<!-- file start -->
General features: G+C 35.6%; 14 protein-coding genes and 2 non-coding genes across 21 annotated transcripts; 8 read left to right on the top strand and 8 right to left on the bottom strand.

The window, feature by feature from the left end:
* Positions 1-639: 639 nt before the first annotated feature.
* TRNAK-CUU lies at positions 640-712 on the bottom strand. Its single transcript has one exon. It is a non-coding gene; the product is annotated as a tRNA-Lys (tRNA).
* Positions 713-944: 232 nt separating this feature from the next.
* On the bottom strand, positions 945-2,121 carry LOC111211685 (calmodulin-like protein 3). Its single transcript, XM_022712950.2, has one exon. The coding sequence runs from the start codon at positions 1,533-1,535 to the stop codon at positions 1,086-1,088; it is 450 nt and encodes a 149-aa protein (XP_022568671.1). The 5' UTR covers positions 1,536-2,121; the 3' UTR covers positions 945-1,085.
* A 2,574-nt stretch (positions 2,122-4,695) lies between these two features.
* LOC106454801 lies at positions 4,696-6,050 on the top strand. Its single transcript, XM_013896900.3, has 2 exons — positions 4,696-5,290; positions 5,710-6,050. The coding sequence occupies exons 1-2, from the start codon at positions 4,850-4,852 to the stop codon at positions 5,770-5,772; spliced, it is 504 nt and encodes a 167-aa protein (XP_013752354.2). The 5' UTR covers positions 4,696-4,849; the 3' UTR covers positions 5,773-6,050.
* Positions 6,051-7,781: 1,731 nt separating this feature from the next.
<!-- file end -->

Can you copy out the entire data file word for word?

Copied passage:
General features: G+C 35.6%; 14 protein-coding genes and 2 non-coding genes across 21 annotated transcripts; 8 read left to right on the top strand and 8 right to left on the bottom strand.

The window, feature by feature from the left end:
* Positions 1-639: 639 nt before the first annotated feature.
* TRNAK-CUU lies at positions 640-712 on the bottom strand. Its single transcript has one exon. It is a non-coding gene; the product is annotated as a tRNA-Lys (tRNA).
* Positions 713-944: 232 nt separating this feature from the next.
* On the bottom strand, positions 945-2,121 carry LOC111211685 (calmodulin-like protein 3). Its single transcript, XM_022712950.2, has one exon. The coding sequence runs from the start codon at positions 1,533-1,535 to the stop codon at positions 1,086-1,088; it is 450 nt and encodes a 149-aa protein (XP_022568671.1). The 5' UTR covers positions 1,536-2,121; the 3' UTR covers positions 945-1,085.
* A 2,574-nt stretch (positions 2,122-4,695) lies between these two features.
* LOC106454801 lies at positions 4,696-6,050 on the top strand. Its single transcript, XM_013896900.3, has 2 exons — positions 4,696-5,290; positions 5,710-6,050. The coding sequence occupies exons 1-2, from the start codon at positions 4,850-4,852 to the stop codon at positions 5,770-5,772; spliced, it is 504 nt and encodes a 167-aa protein (XP_013752354.2). The 5' UTR covers positions 4,696-4,849; the 3' UTR covers positions 5,773-6,050.
* Positions 6,051-7,781: 1,731 nt separating this feature from the next.